Table 3 shows the accuracy on the two test datasets using CNN with and without FiFa. The correction layer improved the CNN model by 6.05%pt on the 5-fold-test dataset and 18.43%pt on the C-MNIST-eval dataset. This is considered a significant improvement over the original CNN model.

3.1.2. Qualitative

For the qualitative analysis, we chose to focus on four groups with digit five as the ground truth digit: group 50, which is not one of the failure mode groups, and groups 30, 40, and 47, all part of the total 39 failure mode groups. The location of each group in the Mapper graph is shown in Figure 6. The distributions of predicted probabilities for each digit in the three failure mode groups are shown in Figure 7: group 30 is the group with the highest probability to the digit five, while 40 and 47 are more focused on eight, two, and three. All three groups favor digit eight, as their mean probabilities are between 0.5 and 0.9.
We compared these three failure modes with the non-failure group 50 and extracted the five activations with the highest KS-values from the Dense-128 layer; see Figure 4. To illustrate the differences between the three failure modes regarding the activations, we have provided a selection of saliency maps [79] for all images considered as true members of each of the three failure mode groups. These were all produced using the keras-vis Python package.
Figure 8 shows a selection of noisy images and their saliency maps for some of the activations’ highest KS-values within the Dense-128 layer. The two leftmost image pairs were selected based on visual clear saliency maps with respect to digits. The two rightmost were selected based on most unclear/noisy saliency maps. The full collection of saliency maps for these groups can be found in our Supplementary Material [78].
The activations 24 and 81, present in all three groups, display activity that is consistent with an activation detecting features of the digit five. The activations 89 and 99 correspond closer to an activation for the digit three and 119; 122 and 124 correspond to activations for the digit eight. In particular, in the last three groups, noise that closes loops in a written five tend to have high saliency.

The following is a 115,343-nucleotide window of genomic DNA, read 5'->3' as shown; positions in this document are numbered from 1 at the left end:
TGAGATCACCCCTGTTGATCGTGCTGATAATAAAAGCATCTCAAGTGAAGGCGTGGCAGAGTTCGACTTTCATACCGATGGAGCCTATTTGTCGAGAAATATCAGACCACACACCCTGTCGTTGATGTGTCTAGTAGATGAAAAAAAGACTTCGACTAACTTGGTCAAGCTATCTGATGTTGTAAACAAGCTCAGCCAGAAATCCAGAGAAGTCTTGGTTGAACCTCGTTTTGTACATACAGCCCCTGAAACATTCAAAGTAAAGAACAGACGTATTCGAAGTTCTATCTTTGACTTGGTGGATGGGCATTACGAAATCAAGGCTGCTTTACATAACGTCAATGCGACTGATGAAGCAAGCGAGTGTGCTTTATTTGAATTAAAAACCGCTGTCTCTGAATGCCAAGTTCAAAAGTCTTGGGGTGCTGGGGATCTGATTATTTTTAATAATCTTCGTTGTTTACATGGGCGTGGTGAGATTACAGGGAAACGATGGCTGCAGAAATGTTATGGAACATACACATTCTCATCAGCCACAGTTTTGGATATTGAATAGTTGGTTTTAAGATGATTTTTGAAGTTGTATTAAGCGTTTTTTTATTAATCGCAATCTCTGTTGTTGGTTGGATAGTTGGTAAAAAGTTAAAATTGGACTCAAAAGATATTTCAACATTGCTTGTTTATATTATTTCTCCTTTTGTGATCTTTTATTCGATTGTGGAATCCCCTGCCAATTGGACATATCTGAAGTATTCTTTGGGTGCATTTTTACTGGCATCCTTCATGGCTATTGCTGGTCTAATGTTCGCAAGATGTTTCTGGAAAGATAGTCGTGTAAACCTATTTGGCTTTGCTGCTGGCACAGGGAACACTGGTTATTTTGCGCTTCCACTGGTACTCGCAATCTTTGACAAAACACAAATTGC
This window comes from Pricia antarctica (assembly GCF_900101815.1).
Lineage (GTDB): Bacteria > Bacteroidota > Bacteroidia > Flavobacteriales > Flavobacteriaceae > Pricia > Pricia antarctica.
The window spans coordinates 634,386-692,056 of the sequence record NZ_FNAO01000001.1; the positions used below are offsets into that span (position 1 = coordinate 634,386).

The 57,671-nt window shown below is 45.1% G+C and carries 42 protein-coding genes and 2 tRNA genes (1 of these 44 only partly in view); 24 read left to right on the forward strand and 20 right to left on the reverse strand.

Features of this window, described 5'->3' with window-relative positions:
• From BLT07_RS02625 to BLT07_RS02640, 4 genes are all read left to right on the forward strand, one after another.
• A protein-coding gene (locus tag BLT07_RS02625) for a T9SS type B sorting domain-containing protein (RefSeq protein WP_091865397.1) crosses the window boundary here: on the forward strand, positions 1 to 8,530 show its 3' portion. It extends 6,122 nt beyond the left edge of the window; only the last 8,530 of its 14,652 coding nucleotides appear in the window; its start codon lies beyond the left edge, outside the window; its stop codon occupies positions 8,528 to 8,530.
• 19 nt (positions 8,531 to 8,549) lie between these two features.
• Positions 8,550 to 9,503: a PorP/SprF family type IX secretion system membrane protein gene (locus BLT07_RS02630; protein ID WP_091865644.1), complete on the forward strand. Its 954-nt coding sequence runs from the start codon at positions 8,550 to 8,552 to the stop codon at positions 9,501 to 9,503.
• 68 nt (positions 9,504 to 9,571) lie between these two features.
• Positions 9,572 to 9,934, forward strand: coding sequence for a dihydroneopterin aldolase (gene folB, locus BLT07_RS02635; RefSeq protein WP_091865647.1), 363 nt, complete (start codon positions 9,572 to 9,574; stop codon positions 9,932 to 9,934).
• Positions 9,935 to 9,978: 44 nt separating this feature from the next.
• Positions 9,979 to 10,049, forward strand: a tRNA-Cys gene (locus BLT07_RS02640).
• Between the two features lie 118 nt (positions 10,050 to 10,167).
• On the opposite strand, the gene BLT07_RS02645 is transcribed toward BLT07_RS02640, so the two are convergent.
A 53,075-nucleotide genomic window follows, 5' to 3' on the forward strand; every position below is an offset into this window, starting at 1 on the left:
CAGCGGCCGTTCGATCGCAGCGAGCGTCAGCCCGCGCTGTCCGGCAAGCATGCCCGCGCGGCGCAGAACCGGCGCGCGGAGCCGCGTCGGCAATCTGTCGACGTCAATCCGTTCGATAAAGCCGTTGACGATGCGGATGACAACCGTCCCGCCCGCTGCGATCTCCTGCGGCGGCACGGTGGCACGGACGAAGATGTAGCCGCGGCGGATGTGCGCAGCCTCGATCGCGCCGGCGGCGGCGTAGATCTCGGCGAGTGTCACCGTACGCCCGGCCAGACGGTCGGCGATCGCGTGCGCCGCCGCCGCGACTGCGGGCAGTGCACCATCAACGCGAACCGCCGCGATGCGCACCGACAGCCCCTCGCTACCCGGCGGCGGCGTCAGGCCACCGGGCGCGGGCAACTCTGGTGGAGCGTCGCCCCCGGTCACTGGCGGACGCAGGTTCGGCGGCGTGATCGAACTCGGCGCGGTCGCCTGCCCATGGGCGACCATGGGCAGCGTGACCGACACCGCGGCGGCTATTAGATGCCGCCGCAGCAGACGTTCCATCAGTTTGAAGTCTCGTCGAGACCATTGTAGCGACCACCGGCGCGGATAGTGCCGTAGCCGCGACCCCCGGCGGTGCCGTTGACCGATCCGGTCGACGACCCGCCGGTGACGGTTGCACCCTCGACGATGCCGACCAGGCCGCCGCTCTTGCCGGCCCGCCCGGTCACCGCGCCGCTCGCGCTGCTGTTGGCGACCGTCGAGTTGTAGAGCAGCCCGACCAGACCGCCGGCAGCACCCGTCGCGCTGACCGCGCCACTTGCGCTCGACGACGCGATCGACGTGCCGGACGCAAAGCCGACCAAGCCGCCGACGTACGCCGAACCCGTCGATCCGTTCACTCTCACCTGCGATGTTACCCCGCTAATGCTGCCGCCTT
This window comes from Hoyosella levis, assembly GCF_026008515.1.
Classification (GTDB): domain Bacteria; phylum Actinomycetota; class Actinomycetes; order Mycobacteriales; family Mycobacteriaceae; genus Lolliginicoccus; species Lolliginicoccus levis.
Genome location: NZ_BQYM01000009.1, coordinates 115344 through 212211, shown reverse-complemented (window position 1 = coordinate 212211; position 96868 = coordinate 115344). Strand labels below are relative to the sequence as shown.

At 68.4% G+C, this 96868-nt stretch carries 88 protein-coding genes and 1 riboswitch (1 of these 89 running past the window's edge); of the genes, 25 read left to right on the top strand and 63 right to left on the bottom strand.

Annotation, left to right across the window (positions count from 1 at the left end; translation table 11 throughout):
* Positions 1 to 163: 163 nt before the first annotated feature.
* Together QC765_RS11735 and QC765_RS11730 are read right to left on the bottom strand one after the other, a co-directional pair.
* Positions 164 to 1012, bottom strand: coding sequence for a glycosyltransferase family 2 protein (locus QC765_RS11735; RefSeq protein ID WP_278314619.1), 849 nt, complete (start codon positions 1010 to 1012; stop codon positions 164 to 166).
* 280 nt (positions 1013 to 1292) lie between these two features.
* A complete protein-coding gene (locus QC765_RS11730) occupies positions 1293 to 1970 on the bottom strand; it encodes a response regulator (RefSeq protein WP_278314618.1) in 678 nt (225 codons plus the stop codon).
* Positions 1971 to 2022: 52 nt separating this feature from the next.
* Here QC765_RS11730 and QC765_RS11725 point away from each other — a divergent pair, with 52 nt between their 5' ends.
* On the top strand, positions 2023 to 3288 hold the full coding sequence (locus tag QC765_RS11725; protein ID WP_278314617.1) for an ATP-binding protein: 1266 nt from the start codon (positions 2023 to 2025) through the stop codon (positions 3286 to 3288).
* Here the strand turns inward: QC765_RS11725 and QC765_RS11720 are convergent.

In Table 4 we show the percentage of blank saliency maps, indicating how often an activation by the neuron is missing completely for the group’s classified membership images. A blank saliency map for a particular image means that the neuron does not “send” its contribution further down the neural network, because the activation is equal to zero. For example, consider a neuron particularly prone to recognize digit five that also has a large percentage of blank saliency maps for a certain set of images. The resulting predictions will have a lower probability for digit five than another set of images with lower percentage of blank saliency maps.

3.2. EE Consumption Model

3.2.1. Quantitative

In total, 7806 data points were captured by 88 groups containing 15 or more data points. This corresponds to 82% of the total data points since the total number of data points to create the Mapper graph was 9533. The adjustment results from the classifier ensembles are shown in Table 5. A reduction in Std. Δ E E l and an increase in the R 2 -value can be seen after the adjustment by the ensemble classifier. While this is indeed an improvement, it is hard to justify the improvement from a practical EAF process perspective. The standard Δ E E l improvement is only 121 kWh/heat, which from a process perspective is within the white noise of physico-chemical phenomena underpinning the EAF process. For example, the 121 kWh improvement is an approximate equivalent of 300 kg less scrap added to the heat. This small amount could easily be attributable to current scrap weighting sensitivity levels and is therefore comparable to the variations in the data due to white noise.

3.2.2. Qualitative

The Mapper graph is shown in Figure 9. It is possible to observe an ability for Mapper to separate subgroups with high positive error from subgroups with high negative error.
Near zero p-values are present for all top-five KS-value variables in all four groups highlighted in Figure 10. However, the differences in KS-values, which take values from 0 to 1, vary between 0.331 to 0.792. A higher KS-value indicates that the two samples are not from the same distribution compared to a KS-value that is lower, as discussed in Section 2.4.2.
The use of FiFa made it possible to pinpoint raw material types C and D as two of the most predominant variables in separating each of the four groups from the rest of the data. From process experience it is known that raw material types have a large effect on the energy dynamics within the furnace and thus also on the EE consumption. Since raw material types are variable in the prediction model, it is clear that the model misjudges the impact of these raw material types on the true EE consumption.
The effective energy is a proprietary variable estimating the amount of energy that is effectively utilized during the EAF process. It is closely related to the energy dynamics of the process, but was not used as a input variable for the prediction model. However, it is possible to observe that group 1247 and group 1250 have lower effective energy than the rest of the data, while group 1252 has a higher effective energy than the rest of the data. The prediction model overestimates the EE for the heats in group 1247 and group 1250, while it underestimates the EE for the heats in group 1252.